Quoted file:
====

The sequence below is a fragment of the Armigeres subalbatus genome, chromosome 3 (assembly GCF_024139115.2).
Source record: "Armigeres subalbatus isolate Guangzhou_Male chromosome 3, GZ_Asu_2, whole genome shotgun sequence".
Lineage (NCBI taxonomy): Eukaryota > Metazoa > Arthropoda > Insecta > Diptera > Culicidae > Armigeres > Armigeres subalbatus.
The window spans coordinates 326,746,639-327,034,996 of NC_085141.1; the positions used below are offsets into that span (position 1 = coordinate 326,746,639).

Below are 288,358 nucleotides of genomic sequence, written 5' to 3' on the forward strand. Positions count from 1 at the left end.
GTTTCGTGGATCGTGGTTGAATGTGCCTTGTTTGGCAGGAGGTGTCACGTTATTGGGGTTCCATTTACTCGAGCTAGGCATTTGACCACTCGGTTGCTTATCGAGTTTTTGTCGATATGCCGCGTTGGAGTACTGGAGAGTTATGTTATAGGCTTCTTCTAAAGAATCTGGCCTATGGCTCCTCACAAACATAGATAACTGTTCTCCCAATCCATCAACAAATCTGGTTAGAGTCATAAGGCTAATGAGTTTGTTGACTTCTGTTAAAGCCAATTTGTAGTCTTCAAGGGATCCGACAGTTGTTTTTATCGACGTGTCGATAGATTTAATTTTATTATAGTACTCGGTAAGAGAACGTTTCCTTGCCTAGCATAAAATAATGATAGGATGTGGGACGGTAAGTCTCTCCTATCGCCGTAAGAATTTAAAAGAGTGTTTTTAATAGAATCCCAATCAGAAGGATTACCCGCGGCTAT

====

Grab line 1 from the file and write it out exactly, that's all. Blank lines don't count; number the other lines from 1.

The sequence below is a fragment of the Armigeres subalbatus genome, chromosome 3 (assembly GCF_024139115.2).